Japanese govt to release Fukushima contaminated water into sea: Local media
TOKYO (JAPAN) – The Japanese government has decided to release over one million tonnes of contaminated water into the sea a decade after the nuclear disaster in Fukushima, said media reports on Friday. There will be a formal announcement later this month.
The decision is expected to rankle neighbouring countries like South Korea, which has already stepped up radiation tests of food from Japan, and further devastate the fishing industry in Fukushima that has battled against such a move for years.
The disposal of contaminated water at the Fukushima Daiichi plant has been a longstanding problem for Japan as it proceeds with a decades-long decommissioning project. Nearly 1.2 million tonnes of contaminated water is currently stored in huge tanks at the facility.
The plant, run by Tokyo Electric Power Company Holdings Inc, suffered multiple nuclear meltdowns after a 2011 earthquake and tsunami.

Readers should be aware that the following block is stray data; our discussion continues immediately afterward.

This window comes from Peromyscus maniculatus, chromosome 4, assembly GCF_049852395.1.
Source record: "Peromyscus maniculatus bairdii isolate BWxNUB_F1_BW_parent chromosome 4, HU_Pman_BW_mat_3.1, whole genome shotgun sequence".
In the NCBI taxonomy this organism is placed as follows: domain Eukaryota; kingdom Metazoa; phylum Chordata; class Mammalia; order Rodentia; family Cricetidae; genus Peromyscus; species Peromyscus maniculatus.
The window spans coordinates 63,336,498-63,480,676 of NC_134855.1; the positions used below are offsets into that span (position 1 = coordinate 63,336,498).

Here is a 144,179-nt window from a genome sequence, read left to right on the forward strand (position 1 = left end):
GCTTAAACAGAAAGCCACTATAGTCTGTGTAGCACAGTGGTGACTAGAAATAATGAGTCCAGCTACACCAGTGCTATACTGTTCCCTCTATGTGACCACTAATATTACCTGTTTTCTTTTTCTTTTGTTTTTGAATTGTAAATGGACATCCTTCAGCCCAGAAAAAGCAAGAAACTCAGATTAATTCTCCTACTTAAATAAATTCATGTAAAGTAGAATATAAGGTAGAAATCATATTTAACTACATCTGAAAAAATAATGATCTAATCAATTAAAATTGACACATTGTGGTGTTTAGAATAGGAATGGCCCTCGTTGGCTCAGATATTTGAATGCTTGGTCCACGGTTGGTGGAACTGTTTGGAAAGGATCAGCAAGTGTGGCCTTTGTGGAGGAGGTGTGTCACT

On Friday, Japan’s industry minister Hiroshi Kajiyama said no decision had been made on the disposal of the water yet, but the government aims to make one quickly.
“To prevent any delays in the decommissioning process, we need to make a decision quickly,” he told a news conference.
He did not give any further details, including a time-frame.
The Asahi newspaper reported that any such release is expected to take at around two years to prepare, as the site’s irradiated water first needs to pass through a filtration process before it can be further diluted with seawater and finally released into the ocean.
In 2018, Tokyo Electric apologised after admitting its filtration systems had not removed all dangerous material from the water, collected from the cooling pipes used to keep fuel cores from melting when the plant was crippled.
It has said it plans to remove all radioactive particles from the water except tritium, an isotope of hydrogen that is hard to separate and is considered to be relatively harmless.
It is common practice for nuclear plants around the world to release water that contains traces of tritium into the ocean.